Shepherd, John 1942–
Shepherd, John 1942–
Born May 5, 1942.
Anglia Polytechnic University, Cambridge, England, senior research associate in history.
Picture Panorama of British History, Owlet Books (London, England), 1976.
(Editor, with Chris Wrigley) On the Move: Essays in Labour and Transport History, Presented to Philip Bagwell, Hambledon Press (Rio Grande, OH), 1991.
(With Keith Laybourn) Britain's First Labour Government, Palgrave Macmillan (New York, NY), 2006.
John Shepherd's book George Lansbury: At the Heart of Old Labour is a biography of a pioneering figure in British socialist and Labour politics. Lansbury was born in 1859, reared as a Radical, and became a national organizer for the Marxist Social Democratic Federation in 1895. Several years later he joined the newly formed Independent Labour Party and later still, he became a member of the House of Commons. He advocated for the poor and the unemployed, and he was a leading male proponent of women's suffrage, who was once expelled from the House for insulting the antisuffrage prime minister. Lansbury's belief in the cause led to more militant behavior; he resigned from the House and was arrested and convicted of disturbing the peace and advocating illegal behavior. In jail he began a hunger strike, and was quietly released shortly thereafter. In 1921 he returned to jail for inciting a strike in which his East London constituency refused to pay taxes to the London City Council. Instead, they wanted the money to benefit the unemployed workers in the area.
In part, Lansbury spread his socialist and pacifist views through his newspaper, the Daily Herald, which he edited. So strong were these views that he even opposed British involvement in World War I, a wildly popular war even among socialists and Labourites. By the early 1930s, Lansbury became the leader of the Labour Party by happenstance, and for a time his charisma outweighed his unpopular pacifist ideas. When Fascists became powerful in Europe, Lansbury advocated disbanding Britain's army and navy altogether, earning the everlasting enmity of many people, including Winston Churchill. He subsequently resigned and traveled the world, meeting with heads of state, including Franklin Roosevelt, Adolf Hitler, V.I. Lenin, and Benito Mussolini, in hopes of convening a worldwide conference of "have" nations and "have-not" nations. He died in 1940, shortly before Germany bombed Britain.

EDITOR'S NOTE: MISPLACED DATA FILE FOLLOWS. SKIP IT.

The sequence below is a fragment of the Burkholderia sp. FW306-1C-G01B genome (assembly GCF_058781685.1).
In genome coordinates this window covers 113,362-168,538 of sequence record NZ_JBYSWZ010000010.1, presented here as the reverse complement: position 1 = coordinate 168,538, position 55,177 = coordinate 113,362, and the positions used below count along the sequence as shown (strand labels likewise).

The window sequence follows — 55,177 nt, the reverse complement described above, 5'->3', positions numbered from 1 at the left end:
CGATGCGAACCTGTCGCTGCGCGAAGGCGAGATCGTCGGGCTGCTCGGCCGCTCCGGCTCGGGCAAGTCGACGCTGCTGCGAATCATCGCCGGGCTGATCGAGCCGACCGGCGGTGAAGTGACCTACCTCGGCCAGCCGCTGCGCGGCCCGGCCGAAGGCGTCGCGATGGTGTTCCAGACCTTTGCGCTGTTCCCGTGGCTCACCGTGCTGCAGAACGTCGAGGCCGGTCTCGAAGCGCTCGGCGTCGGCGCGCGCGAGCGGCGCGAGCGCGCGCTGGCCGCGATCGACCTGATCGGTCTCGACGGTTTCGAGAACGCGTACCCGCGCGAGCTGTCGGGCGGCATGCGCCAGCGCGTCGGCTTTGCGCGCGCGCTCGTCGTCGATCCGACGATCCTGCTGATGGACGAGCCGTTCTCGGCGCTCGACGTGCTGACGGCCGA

Reviewing the book in Albion, Jonathan Schneer praised the author's research, which included inter- viewing remaining friends and acquaintances of Lansbury (including Lansbury's granddaughter, the actress Angela Lansbury) and obtaining primary documents never before seen by historians. "Shepherd's expert knowledge puts him in a position to cast light on little known aspects of Lansbury's career," Schneer wrote. "To review John Shepherd's biography is to remind oneself of a politics, a movement and a historical context that seem irretrievably lost, for George Lansbury was one of the great exponents of the ‘religion of socialism,’ which has little purchase today," Schneer concluded. George Wedd of the Contemporary Review agreed that the "biography is a solid and detailed work, clearly and competently written," and Chris Wrigley, writing in Albion, called it a "splendid, very readable yet most scholarly study of a major figure in early twentieth-century British political history."
BIOGRAPHICAL AND CRITICAL SOURCES:
Albion, spring, 2004, Chris Wrigley, review of George Lansbury: At the Heart of Old Labour, p. 178.
Contemporary Review, June, 2003, George Wedd, review of George Lansbury, p. 373.
Economic History Review, May, 1993, Charles More, review of On the Move: Essays in Labour and Transport History, Presented to Philip Bagwell, p. 416.
English Historical Review, April, 2004, Jon Lawrence, review of George Lansbury, p. 561.
History, February, 1994, Gordon Phillips, review of On the Move, p. 102.
History: Review of New Books, spring, 2003, John P. Rossi, review of George Lansbury, p. 110.
History Today, November, 2002, Robert Pearce, review of George Lansbury, p. 79.
Journal of Modern History, September, 2005, Susan D. Pennybacker, review of George Lansbury, p. 782.
New Statesman, January 20, 2003, David Marquand, review of George Lansbury, p. 46.
Women's History Review, spring, 2004, John K. Walton, review of George Lansbury, p. 156.
H-Albion,http://www.h-net.org/~albion/ (August, 2005), Jonathan Schneer, review of George Lansbury.